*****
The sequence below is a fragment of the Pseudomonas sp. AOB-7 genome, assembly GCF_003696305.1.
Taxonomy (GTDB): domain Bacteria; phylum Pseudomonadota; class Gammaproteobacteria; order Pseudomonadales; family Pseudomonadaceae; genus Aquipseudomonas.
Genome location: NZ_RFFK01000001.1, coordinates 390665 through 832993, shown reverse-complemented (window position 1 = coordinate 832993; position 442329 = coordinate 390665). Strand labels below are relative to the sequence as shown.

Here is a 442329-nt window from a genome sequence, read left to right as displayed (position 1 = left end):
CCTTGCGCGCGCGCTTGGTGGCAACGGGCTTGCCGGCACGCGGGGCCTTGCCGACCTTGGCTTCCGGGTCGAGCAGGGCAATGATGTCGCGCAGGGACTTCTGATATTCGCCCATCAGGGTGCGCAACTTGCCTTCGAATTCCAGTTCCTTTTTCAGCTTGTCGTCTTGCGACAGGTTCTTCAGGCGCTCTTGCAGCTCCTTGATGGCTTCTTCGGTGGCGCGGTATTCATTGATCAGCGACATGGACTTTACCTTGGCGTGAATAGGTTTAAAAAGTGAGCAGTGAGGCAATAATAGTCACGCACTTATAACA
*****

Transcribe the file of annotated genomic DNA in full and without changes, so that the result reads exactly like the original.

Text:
The sequence below is a fragment of the Pseudomonas sp. AOB-7 genome, assembly GCF_003696305.1.
Taxonomy (GTDB): domain Bacteria; phylum Pseudomonadota; class Gammaproteobacteria; order Pseudomonadales; family Pseudomonadaceae; genus Aquipseudomonas.
Genome location: NZ_RFFK01000001.1, coordinates 390665 through 832993, shown reverse-complemented (window position 1 = coordinate 832993; position 442329 = coordinate 390665). Strand labels below are relative to the sequence as shown.

Here is a 442329-nt window from a genome sequence, read left to right as displayed (position 1 = left end):
CCTTGCGCGCGCGCTTGGTGGCAACGGGCTTGCCGGCACGCGGGGCCTTGCCGACCTTGGCTTCCGGGTCGAGCAGGGCAATGATGTCGCGCAGGGACTTCTGATATTCGCCCATCAGGGTGCGCAACTTGCCTTCGAATTCCAGTTCCTTTTTCAGCTTGTCGTCTTGCGACAGGTTCTTCAGGCGCTCTTGCAGCTCCTTGATGGCTTCTTCGGTGGCGCGGTATTCATTGATCAGCGACATGGACTTTACCTTGGCGTGAATAGGTTTAAAAAGTGAGCAGTGAGGCAATAATAGTCACGCACTTATAACA